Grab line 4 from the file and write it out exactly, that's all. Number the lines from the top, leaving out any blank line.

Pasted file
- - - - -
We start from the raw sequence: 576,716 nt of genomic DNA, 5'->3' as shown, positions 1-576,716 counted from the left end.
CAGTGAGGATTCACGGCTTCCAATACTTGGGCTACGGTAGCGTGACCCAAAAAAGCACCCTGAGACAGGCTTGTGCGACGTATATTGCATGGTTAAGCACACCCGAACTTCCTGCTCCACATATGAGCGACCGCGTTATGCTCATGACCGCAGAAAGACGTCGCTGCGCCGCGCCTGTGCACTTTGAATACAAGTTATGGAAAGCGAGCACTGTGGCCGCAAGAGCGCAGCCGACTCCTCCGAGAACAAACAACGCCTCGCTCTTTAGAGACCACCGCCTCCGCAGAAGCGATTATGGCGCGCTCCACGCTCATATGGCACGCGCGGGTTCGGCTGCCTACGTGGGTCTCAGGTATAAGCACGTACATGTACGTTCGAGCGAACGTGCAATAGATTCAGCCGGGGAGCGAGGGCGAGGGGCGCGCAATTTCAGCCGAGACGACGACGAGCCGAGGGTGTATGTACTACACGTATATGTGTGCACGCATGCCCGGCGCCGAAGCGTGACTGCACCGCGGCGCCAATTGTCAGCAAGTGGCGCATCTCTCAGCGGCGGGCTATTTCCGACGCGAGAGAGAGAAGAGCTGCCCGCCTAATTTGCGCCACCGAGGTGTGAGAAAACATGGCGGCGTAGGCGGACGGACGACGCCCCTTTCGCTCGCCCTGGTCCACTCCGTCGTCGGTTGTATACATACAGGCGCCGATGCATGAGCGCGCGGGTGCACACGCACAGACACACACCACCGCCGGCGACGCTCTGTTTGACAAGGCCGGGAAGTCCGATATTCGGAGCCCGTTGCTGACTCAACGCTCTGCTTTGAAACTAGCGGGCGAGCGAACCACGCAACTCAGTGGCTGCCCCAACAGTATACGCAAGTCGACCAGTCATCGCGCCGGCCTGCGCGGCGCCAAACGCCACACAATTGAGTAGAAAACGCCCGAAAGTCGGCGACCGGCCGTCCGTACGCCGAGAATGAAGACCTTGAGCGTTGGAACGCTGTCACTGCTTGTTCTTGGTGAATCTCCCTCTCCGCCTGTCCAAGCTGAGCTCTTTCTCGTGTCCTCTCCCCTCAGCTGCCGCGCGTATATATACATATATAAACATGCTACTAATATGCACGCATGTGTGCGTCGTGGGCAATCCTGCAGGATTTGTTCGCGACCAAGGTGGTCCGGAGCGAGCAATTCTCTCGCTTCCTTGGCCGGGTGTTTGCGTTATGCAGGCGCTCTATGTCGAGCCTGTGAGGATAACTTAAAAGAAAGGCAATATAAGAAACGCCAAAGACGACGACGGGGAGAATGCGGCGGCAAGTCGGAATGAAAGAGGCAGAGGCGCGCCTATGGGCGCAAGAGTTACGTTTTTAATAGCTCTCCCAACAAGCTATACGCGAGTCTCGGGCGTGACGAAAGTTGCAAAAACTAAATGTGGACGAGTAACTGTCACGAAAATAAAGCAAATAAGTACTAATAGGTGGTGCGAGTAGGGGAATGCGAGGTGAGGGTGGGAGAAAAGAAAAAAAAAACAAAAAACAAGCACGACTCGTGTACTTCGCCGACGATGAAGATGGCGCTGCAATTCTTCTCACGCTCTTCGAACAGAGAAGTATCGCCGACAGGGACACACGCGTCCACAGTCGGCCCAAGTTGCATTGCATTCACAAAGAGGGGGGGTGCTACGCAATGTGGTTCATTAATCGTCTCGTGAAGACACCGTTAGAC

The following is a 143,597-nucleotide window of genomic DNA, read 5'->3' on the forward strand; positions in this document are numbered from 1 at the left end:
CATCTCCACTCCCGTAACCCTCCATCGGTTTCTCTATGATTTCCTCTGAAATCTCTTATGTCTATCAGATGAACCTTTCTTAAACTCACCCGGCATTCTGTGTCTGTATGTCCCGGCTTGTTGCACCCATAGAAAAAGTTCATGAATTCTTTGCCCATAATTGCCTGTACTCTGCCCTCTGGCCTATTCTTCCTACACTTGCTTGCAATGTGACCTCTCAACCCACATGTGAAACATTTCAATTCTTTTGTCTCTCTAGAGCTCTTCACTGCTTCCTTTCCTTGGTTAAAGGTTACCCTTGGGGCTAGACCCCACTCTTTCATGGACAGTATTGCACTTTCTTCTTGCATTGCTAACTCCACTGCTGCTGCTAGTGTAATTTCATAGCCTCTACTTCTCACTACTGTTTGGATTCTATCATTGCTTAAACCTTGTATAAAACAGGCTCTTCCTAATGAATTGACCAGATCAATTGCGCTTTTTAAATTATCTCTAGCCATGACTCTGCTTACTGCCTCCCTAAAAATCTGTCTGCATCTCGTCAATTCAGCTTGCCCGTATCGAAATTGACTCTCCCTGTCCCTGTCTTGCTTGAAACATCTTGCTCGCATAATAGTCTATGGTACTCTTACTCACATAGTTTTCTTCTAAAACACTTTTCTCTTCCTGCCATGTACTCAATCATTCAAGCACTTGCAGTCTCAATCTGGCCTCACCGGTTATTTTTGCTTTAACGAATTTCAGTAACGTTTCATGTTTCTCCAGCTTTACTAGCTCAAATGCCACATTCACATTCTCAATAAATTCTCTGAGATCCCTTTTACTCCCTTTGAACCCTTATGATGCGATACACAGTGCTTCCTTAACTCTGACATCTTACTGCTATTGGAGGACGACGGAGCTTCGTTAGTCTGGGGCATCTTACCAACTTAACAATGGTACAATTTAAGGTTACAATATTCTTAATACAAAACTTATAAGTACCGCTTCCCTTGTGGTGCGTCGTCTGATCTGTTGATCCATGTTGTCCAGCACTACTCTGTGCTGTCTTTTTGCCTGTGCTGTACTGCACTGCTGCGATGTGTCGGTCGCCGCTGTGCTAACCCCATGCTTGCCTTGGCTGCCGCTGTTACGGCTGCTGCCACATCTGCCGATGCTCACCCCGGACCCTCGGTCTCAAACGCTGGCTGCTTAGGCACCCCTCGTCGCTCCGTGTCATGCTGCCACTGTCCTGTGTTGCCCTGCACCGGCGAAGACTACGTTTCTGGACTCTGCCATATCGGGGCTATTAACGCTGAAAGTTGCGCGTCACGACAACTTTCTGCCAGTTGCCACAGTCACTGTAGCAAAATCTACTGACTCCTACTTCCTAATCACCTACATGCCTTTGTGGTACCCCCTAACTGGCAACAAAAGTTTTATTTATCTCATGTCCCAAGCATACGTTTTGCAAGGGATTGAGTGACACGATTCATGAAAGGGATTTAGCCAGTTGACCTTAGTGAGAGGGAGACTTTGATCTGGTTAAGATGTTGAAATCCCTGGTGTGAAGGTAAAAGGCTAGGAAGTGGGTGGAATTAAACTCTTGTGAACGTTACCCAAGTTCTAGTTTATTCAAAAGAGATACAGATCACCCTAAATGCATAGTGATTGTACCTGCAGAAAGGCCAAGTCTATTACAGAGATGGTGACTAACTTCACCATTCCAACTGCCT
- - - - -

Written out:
CATCTCCACTCCCGTAACCCTCCATCGGTTTCTCTATGATTTCCTCTGAAATCTCTTATGTCTATCAGATGAACCTTTCTTAAACTCACCCGGCATTCTGTGTCTGTATGTCCCGGCTTGTTGCACCCATAGAAAAAGTTCATGAATTCTTTGCCCATAATTGCCTGTACTCTGCCCTCTGGCCTATTCTTCCTACACTTGCTTGCAATGTGACCTCTCAACCCACATGTGAAACATTTCAATTCTTTTGTCTCTCTAGAGCTCTTCACTGCTTCCTTTCCTTGGTTAAAGGTTACCCTTGGGGCTAGACCCCACTCTTTCATGGACAGTATTGCACTTTCTTCTTGCATTGCTAACTCCACTGCTGCTGCTAGTGTAATTTCATAGCCTCTACTTCTCACTACTGTTTGGATTCTATCATTGCTTAAACCTTGTATAAAACAGGCTCTTCCTAATGAATTGACCAGATCAATTGCGCTTTTTAAATTATCTCTAGCCATGACTCTGCTTACTGCCTCCCTAAAAATCTGTCTGCATCTCGTCAATTCAGCTTGCCCGTATCGAAATTGACTCTCCCTGTCCCTGTCTTGCTTGAAACATCTTGCTCGCATAATAGTCTATGGTACTCTTACTCACATAGTTTTCTTCTAAAACACTTTTCTCTTCCTGCCATGTACTCAATCATTCAAGCACTTGCAGTCTCAATCTGGCCTCACCGGTTATTTTTGCTTTAACGAATTTCAGTAACGTTTCATGTTTCTCCAGCTTTACTAGCTCAAATGCCACATTCACATTCTCAATAAATTCTCTGAGATCCCTTTTACTCCCTTTGAACCCTTATGATGCGATACACAGTGCTTCCTTAACTCTGACATCTTACTGCTATTGGAGGACGACGGAGCTTCGTTAGTCTGGGGCATCTTACCAACTTAACAATGGTACAATTTAAGGTTACAATATTCTTAATACAAAACTTATAAGTACCGCTTCCCTTGTGGTGCGTCGTCTGATCTGTTGATCCATGTTGTCCAGCACTACTCTGTGCTGTCTTTTTGCCTGTGCTGTACTGCACTGCTGCGATGTGTCGGTCGCCGCTGTGCTAACCCCATGCTTGCCTTGGCTGCCGCTGTTACGGCTGCTGCCACATCTGCCGATGCTCACCCCGGACCCTCGGTCTCAAACGCTGGCTGCTTAGGCACCCCTCGTCGCTCCGTGTCATGCTGCCACTGTCCTGTGTTGCCCTGCACCGGCGAAGACTACGTTTCTGGACTCTGCCATATCGGGGCTATTAACGCTGAAAGTTGCGCGTCACGACAACTTTCTGCCAGTTGCCACAGTCACTGTAGCAAAATCTACTGACTCCTACTTCCTAATCACCTACATGCCTTTGTGGTACCCCCTAACTGGCAACAAAAGTTTTATTTATCTCATGTCCCAAGCATACGTTTTGCAAGGGATTGAGTGACACGATTCATGAAAGGGATTTAGCCAGTTGACCTTAGTGAGAGGGAGACTTTGATCTGGTTAAGATGTTGAAATCCCTGGTGTGAAGGTAAAAGGCTAGGAAGTGGGTGGAATTAAACTCTTGTGAACGTTACCCAAGTTCTAGTTTATTCAAAAGAGATACAGATCACCCTAAATGCATAGTGATTGTACCTGCAGAAAGGCCAAGTCTATTACAGAGATGGTGACTAACTTCACCATTCCAACTGCCT